- President of the Islamic Association for Palestine
- Board member of the Mosque Foundation
- Co-founder of the Chicago chapter of the American-Arab Anti-Discrimination Committee
- Founder of the national office of the Council on American-Islamic Relations
Rafeeq Jaber was the President of the Islamic Association for Palestine (IAP) from 1996-1998, and again from 1999 until the organization was shut down by the U.S. government in 2005. Jaber also served two years as President of the Bridgeview, Illinois-based Mosque Foundation, which has been the subject of a protracted federal investigation relating to the raising of funds for Palestinian terrorist organizations. In addition, Jaber is a founding board member of the Council on American-Islamic Relations (CAIR), and a co-founder of the American-Arab Anti-Discrimination Committee's Chicago chapter. He also co-founded such Chicago-based groups as the Muslim Civil Center, the United Muslim American Association, the American Muslim Society, Christian Muslim Dialog.
In Jaber's estimation, proposals for a two-state solution to the Israeli-Palestinian conflict are "really just a farce." "The Zionists and the Jewish people" in the U.S., he says, exert disproportionate influence on America's Mideast policy because they "are [sic] big businesses and the advertisers." Adds Jaber:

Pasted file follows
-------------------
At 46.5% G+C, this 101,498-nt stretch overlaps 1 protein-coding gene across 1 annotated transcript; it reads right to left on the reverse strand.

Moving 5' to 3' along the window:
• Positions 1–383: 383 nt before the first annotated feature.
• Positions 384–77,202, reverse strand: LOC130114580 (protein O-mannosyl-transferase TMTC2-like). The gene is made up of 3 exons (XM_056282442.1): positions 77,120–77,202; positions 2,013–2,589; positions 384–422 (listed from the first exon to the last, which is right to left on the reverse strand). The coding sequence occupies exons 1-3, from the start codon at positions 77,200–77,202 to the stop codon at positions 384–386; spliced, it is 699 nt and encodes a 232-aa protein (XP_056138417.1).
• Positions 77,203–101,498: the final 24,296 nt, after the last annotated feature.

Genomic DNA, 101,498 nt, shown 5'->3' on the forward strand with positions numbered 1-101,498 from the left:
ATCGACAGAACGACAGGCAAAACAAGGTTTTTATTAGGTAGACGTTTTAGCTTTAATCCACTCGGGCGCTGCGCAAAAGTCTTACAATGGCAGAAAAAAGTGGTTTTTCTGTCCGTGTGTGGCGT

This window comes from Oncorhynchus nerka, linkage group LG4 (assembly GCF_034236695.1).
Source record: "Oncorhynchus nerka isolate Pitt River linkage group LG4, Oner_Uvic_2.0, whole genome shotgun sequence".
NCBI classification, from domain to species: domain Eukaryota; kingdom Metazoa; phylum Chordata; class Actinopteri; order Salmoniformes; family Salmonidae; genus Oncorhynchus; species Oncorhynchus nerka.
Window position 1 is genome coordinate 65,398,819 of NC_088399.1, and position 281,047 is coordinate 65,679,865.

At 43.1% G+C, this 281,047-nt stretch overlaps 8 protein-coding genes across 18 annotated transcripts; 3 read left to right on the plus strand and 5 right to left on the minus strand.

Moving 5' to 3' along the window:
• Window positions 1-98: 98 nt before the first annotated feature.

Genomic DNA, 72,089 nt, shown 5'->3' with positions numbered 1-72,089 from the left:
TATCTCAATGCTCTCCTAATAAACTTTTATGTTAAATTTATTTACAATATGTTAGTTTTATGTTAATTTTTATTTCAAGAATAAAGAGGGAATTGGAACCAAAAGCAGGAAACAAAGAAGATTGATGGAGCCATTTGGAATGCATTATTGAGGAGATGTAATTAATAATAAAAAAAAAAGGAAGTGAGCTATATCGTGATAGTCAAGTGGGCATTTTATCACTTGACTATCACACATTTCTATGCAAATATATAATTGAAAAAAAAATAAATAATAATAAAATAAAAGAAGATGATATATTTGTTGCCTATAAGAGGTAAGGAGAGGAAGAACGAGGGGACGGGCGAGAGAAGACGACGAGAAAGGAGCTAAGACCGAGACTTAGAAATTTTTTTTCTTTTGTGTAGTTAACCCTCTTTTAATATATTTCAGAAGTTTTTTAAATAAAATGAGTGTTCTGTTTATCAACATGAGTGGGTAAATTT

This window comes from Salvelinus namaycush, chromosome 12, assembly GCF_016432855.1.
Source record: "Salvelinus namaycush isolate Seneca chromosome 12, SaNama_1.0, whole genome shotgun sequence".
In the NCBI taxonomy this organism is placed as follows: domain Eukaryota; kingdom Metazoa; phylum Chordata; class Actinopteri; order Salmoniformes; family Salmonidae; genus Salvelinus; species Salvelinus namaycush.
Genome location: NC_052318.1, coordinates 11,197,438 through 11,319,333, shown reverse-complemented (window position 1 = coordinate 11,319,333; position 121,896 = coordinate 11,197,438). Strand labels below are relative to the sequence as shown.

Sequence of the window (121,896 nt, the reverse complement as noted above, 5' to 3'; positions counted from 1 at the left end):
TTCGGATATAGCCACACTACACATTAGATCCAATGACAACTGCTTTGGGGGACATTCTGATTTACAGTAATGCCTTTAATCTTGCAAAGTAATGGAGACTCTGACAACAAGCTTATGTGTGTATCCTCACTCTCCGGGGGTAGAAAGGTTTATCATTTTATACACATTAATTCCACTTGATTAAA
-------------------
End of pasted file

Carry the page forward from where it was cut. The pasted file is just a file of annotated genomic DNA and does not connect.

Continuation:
"The second part of it, of course, there is distortion of all the facts, that about Palestine, from not just the media, also from the [U.S.] government. The government here, which is the political leaders of our country here, [sic] that they lean also toward who is giving them the money and who is voting for them. Again, we see the Jewish people and the Jewish money and the Jewish lobby here."
A strong supporter of Hezbollah, Jaber believes that Israel's 2000 withdrawal from Lebanon proved that armed warfare was the strategy most likely to help the Palestinians achieve their goals in the Middle East:
"I thank Allah for this victory which was due to the tremendous efforts of the Islamic resistance movement, Hizballah … Maybe the PA [Palestinian Authority] will take a hard look at the slippery road it is now traveling and join the resistance to Zionist occupation in order to liberate the land of Palestine. I firmly believe that Palestine will never be liberated by any other means."
In 2001 Jaber publicly acknowledged that IAP, under his leadership, had garnered support for Hamas political chief Mousa Abu Marzook after U.S. officials had arrested the latter on an Israeli murder warrant in 1995. Jaber also conceded that his IAP had published articles and editorials characterizing Islamic suicide bombers as "martyrs" and "freedom fighters," though he claimed that the organization took no official position on whether or not those characterizations were valid.
In 2003 Jaber testified that IAP promoted the Texas-based Holy Land Foundation (HLF) -- which gave financial support to Hamas -- "in every way we can." He revealed, for instance, that IAP had sent all the money it collected at its 1996 convention to HLF, and that funds raised by IAP at annual Intifada celebrations also had been funneled to HLF.
Today Jaber lectures on college and university campuses throughout the United States.